Wolfcolony’s debut EP Welcome to the Wild Side is, in the least, an interesting collection of pop friendly yet melancholic industrial music. My overall thoughts on the album are very positive, though I have found myself critiquing each track more and more as I continue listening with the mindset that I am meant to critique the music. However, as I take a step back and realize that your average listener is not going to be going through each track with a pencil and paper, it is difficult to deny that the musical production by Wolf and Neal Sarin is going somewhere positive. I say this for a few major reasons: 1. I enjoy this music. I am not really one who is into a lot of pop friendly music, but the atmosphere conveyed by a majority of these tracks is ominous. There is a melancholic density that I only tend to hear in lesser-known genres like neo-folk. In some senses, it is soothing to here music that is both relaxed and depressive. Not particularly angst ridden, so it is an approachable form of sadness. 2. The production values are high, as well as the compositional skills on the whole. I highlighted a few lower points on the album during my individual track analysis, but there is no denying that this artist shares some creative mentality with the likes of The Postal Service and MGMT; yet is able to carve his own little niche. 3. It is pop friendly, without being sugar coated in blandness and happiness. Of course, this isn’t pop in the sense that Michael Jackson or Britney Spears are pop artists, but for those who enjoy a good dosage of indie rock with a pop sensibility, Wolfcolony fits in there pretty well. Again I return to the word “accessible” when it comes to describing this music. It is not complex like a classical piece of music like those developed by Bach or Brahms, nor is it as dull as just a simple album of piano and vocals. There are ups and downs throughout these tracks, and the highest highs come during the choruses of each song, which are in themselves extremely catchy and well written. For the choral sections alone, I am sold. I’ve embarrassingly enough found myself humming along to a few of them.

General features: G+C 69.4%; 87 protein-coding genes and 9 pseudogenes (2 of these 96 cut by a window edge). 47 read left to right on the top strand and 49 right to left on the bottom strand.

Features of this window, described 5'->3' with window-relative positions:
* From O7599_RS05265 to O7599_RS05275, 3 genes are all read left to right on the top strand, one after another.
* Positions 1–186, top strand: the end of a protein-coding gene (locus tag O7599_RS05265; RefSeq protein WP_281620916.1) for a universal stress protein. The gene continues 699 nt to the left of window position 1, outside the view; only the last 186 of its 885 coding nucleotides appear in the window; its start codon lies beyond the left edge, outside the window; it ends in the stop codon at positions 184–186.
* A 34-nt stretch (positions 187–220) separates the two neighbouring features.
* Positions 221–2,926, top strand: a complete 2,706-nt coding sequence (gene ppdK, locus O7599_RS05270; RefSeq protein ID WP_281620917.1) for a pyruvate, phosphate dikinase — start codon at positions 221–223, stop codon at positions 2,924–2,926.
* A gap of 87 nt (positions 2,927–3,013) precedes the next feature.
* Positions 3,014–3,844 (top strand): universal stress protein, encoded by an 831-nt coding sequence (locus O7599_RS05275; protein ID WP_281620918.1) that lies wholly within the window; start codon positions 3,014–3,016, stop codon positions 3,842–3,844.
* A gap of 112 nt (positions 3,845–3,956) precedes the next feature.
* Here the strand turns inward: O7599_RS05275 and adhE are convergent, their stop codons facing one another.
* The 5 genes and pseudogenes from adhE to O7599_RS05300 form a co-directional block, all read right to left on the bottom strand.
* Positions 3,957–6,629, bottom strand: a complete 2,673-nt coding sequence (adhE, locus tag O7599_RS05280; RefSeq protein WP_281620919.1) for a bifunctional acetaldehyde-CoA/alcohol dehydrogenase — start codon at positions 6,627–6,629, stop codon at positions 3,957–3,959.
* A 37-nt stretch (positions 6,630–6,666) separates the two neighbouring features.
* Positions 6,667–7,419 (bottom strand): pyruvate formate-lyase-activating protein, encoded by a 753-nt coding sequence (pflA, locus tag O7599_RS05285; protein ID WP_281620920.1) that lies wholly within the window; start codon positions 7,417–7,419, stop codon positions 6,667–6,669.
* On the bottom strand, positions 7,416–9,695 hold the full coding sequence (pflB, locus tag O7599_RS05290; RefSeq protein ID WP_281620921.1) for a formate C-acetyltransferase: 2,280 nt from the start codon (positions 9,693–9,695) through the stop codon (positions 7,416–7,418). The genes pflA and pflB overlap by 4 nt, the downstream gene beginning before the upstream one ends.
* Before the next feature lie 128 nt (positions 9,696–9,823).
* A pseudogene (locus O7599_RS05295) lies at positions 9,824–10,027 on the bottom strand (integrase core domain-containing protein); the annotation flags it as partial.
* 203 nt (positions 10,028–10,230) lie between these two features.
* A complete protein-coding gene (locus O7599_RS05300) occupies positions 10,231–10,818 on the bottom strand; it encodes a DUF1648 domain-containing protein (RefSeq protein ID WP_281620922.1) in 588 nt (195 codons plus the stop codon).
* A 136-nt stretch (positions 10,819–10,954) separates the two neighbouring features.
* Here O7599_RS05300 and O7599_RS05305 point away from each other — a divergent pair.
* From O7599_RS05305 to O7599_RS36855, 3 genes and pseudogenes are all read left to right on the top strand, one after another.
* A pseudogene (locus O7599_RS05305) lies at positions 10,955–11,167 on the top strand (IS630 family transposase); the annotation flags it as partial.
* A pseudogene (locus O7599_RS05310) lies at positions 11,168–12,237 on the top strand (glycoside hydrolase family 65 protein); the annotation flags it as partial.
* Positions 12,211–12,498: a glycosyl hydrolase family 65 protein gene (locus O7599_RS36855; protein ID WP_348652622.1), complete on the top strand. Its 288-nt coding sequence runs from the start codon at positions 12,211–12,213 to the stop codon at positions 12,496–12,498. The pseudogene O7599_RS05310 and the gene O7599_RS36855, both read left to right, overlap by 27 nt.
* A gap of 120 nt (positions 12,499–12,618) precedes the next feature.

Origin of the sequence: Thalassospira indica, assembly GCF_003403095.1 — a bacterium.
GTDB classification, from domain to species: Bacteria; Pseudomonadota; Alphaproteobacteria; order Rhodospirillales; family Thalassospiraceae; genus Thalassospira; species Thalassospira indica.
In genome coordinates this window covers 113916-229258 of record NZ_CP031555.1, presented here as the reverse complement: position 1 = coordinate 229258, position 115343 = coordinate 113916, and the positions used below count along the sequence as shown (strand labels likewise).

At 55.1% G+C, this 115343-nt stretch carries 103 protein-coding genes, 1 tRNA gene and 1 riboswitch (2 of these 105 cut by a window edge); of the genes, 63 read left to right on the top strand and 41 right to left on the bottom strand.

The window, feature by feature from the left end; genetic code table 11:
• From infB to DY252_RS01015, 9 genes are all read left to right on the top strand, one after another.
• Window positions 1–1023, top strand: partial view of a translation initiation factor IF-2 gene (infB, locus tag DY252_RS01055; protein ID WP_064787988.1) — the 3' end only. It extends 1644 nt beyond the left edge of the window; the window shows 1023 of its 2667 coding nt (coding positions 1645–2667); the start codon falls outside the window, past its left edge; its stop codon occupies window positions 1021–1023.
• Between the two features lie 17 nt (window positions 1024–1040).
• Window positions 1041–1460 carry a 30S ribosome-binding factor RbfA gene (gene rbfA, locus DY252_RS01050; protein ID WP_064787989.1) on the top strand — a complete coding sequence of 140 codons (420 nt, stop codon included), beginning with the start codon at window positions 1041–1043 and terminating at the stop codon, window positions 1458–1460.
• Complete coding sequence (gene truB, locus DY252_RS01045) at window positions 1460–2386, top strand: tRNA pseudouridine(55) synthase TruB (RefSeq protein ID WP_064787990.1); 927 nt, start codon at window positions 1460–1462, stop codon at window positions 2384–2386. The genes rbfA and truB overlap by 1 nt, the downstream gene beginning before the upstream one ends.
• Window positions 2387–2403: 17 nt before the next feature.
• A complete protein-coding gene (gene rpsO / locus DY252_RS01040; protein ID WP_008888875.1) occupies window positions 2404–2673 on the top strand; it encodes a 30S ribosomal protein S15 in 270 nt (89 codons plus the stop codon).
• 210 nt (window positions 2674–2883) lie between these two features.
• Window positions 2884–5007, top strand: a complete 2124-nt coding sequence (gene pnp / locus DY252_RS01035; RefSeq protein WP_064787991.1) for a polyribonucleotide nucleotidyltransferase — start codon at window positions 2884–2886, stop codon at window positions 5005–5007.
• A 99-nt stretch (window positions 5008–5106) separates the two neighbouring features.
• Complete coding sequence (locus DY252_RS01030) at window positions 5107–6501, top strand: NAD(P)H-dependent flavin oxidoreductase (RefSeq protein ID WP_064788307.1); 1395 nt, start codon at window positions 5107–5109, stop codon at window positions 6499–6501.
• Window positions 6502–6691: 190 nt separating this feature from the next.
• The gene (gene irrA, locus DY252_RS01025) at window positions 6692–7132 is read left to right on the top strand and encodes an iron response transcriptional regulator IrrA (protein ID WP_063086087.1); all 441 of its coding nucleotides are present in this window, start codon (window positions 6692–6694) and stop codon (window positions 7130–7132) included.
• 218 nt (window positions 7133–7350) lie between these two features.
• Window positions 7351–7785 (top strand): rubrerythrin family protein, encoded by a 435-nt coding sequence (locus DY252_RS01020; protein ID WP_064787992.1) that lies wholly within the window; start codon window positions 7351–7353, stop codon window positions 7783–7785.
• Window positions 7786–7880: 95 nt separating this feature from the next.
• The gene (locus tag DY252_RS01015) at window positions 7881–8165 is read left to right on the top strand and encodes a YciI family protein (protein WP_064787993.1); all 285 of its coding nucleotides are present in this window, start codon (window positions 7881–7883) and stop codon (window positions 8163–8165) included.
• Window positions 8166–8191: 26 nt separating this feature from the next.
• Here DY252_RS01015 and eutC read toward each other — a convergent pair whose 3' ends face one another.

Here I am at the end of listening to this EP after multiple spins through multiple sound sources (laptop speakers, high quality desktop speakers, and studio headphones), and I am convinced that this album is unique. The tracks are pleasurable, and this is further heightened when paired with beautiful imagery and an aesthetic front that is part cold and part warm. Just about every artist photograph to be found of Wolfcolony (on his website) emphasizes light in otherwise black and white photos. The dark hues are a cold front, and this sensation competes with the bright light, which invokes some sense of warmth over it all. These do not seem to be just silly aesthetic choices when we consider the actual music which is, on the surface, cold and industrial; yet put together with great professional production values to become something warm and bass heavy on the ears. At the end of the day, I would recommend this album if any prior descriptions appeal to you. If you enjoy indie artists like The Postal Service, you may find this album to resonate with you. Granted, it is not perfect, but as an introductory effort and an EP, it showcases the power that Wolfcolony has over sound and aesthetic reasoning; and is likely representative of the good things we can expect from this artist in the future. While Wolf and company says, “Welcome to the Wild Side” with this album, I would personally recommend getting up and taking a walk there as well. Maybe even listen to this album on your MP3 player while you take that journey.
Recommended tracks include: “Holy,” “Dark & Moody,” and “Youth.”
You can get the EP for free via their website here.